Rules of optimization

  1. Don?t
  2. Don?t... yet (for experts)
  3. When you really need to, profile first as the bottleneck will not always be where you think it is.

The last bit of advice was this useful URL, If you?ve not been to a wiki web before, then you?re in for a special treat. With the right query, the wiki web will auto generate html pages with the information you?re looking for. The best part is that if you?ve anything to add, there are facilities for that also.

Next on the list is the age-old question of is C++ faster than Java. After the usual barrage of claims, there suddenly appeared a gem. A greenhorn replied that he had implemented a matlab like engine in Java. The development took two months. His employers then had him rewrite the package in C++. The Java code took up 1/3 of the disk space and ran about 20% slower. The interesting bit is that the conversion took six months! As a colleague of mine used to say, "I?d rather waste the computers time than mine".

Are two collections better than one? Well, that all depends. If you?re trying to remove duplicates from an ArrayList like one greenhorn was attempting, then the answer is yes. That is of course if maintaining the order of elements is important. Here?s a code fragment.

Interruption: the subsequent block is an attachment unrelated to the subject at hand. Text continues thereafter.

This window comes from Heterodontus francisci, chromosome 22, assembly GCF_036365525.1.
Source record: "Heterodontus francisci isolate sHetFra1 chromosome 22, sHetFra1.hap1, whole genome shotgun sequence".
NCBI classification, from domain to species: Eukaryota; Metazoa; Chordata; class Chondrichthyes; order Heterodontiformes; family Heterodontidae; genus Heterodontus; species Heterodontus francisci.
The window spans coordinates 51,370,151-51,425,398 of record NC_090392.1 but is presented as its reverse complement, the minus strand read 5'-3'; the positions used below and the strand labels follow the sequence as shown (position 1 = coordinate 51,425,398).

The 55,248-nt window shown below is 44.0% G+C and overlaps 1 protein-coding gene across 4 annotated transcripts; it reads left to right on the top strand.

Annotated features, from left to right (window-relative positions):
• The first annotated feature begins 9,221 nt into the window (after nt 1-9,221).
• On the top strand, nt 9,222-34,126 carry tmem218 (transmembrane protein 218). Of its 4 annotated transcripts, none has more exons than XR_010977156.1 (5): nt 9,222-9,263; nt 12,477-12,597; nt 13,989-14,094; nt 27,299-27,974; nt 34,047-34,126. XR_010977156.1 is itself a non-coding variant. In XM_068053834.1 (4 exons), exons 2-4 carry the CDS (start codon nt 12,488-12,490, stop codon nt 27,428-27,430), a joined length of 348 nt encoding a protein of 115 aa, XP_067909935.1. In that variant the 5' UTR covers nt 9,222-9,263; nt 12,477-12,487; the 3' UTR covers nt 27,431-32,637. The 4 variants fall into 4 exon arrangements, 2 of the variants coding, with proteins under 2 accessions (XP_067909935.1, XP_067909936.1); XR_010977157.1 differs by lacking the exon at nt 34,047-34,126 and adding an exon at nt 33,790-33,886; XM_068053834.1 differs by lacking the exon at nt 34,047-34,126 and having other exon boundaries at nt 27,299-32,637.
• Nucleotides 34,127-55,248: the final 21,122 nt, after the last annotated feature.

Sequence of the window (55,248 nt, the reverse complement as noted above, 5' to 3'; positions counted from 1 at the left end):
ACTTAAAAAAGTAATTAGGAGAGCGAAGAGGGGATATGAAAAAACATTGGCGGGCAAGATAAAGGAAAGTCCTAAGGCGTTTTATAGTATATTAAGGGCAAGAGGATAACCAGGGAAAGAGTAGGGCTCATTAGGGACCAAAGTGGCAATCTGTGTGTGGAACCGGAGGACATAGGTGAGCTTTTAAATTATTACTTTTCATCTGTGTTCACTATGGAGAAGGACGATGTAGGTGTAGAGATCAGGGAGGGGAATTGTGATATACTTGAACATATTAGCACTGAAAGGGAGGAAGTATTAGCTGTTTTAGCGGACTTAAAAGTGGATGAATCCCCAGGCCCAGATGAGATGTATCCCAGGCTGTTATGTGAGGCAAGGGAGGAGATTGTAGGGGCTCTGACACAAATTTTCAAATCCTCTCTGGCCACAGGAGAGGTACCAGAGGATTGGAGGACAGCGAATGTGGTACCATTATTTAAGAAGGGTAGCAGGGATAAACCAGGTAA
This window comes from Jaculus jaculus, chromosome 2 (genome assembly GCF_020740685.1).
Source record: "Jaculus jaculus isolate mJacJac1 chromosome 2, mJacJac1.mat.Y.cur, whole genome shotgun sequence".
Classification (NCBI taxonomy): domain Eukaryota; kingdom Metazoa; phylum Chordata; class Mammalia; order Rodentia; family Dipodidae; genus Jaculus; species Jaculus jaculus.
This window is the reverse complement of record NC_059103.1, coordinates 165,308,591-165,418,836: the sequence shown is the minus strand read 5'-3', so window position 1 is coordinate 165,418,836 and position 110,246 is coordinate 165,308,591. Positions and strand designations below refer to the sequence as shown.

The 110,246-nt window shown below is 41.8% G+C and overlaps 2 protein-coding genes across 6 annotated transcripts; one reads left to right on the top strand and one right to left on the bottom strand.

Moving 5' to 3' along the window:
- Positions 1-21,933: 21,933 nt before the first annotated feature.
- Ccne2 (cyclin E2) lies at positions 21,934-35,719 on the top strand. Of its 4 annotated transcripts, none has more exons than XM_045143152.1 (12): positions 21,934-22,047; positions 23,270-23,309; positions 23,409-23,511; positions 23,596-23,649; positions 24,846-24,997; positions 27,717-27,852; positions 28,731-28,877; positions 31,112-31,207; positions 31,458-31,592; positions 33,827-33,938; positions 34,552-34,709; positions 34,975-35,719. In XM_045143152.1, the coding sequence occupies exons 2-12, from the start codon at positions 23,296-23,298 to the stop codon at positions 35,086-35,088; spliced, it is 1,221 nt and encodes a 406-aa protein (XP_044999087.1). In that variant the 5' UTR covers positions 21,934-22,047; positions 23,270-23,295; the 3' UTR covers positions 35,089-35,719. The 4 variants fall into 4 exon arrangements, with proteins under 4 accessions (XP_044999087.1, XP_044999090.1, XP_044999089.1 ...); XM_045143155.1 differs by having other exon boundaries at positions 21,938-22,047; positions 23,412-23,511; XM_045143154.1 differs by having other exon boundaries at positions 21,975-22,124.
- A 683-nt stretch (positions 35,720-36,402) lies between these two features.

ArrayList a = new ArrayList(a_master);
long cur = System.currentTimeMillis();
Set set = new HashSet();
List newList = new ArrayList();
for (Iterator iter = a.iterator(); iter.hasNext(); ) {
    Object element =;
    if (set.add(element))

Now, if maintaining order is not important, and then once you?re dealing with more than 100,000 elements, it?s best to switch techniques to:

ArrayList a = new ArrayList(a_master);
long cur = System.currentTimeMillis();
HashSet h = new HashSet(a);

This really shows the usefulness of a properly constructed micro benchmark.